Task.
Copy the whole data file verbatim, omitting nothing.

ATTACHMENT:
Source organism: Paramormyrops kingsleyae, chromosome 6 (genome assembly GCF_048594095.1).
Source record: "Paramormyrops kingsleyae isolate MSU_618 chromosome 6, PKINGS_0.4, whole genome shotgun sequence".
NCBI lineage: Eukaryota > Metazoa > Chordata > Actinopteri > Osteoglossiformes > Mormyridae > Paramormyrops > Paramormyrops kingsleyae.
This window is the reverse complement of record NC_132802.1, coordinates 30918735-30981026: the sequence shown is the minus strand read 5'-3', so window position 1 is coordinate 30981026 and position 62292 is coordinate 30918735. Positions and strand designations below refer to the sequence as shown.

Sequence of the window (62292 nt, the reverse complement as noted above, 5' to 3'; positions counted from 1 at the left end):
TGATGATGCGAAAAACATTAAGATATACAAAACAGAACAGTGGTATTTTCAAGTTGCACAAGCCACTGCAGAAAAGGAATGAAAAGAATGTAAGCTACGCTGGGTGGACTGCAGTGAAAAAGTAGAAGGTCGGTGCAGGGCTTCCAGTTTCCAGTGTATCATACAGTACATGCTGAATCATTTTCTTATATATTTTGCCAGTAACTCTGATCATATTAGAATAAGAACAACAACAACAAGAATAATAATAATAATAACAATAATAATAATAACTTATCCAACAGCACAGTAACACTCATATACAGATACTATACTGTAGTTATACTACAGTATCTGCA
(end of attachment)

Source organism: Paramormyrops kingsleyae, chromosome 6 (genome assembly GCF_048594095.1).
Source record: "Paramormyrops kingsleyae isolate MSU_618 chromosome 6, PKINGS_0.4, whole genome shotgun sequence".
NCBI lineage: Eukaryota > Metazoa > Chordata > Actinopteri > Osteoglossiformes > Mormyridae > Paramormyrops > Paramormyrops kingsleyae.
This window is the reverse complement of record NC_132802.1, coordinates 30918735-30981026: the sequence shown is the minus strand read 5'-3', so window position 1 is coordinate 30981026 and position 62292 is coordinate 30918735. Positions and strand designations below refer to the sequence as shown.

Sequence of the window (62292 nt, the reverse complement as noted above, 5' to 3'; positions counted from 1 at the left end):
TGATGATGCGAAAAACATTAAGATATACAAAACAGAACAGTGGTATTTTCAAGTTGCACAAGCCACTGCAGAAAAGGAATGAAAAGAATGTAAGCTACGCTGGGTGGACTGCAGTGAAAAAGTAGAAGGTCGGTGCAGGGCTTCCAGTTTCCAGTGTATCATACAGTACATGCTGAATCATTTTCTTATATATTTTGCCAGTAACTCTGATCATATTAGAATAAGAACAACAACAACAAGAATAATAATAATAATAACAATAATAATAATAACTTATCCAACAGCACAGTAACACTCATATACAGATACTATACTGTAGTTATACTACAGTATCTGCA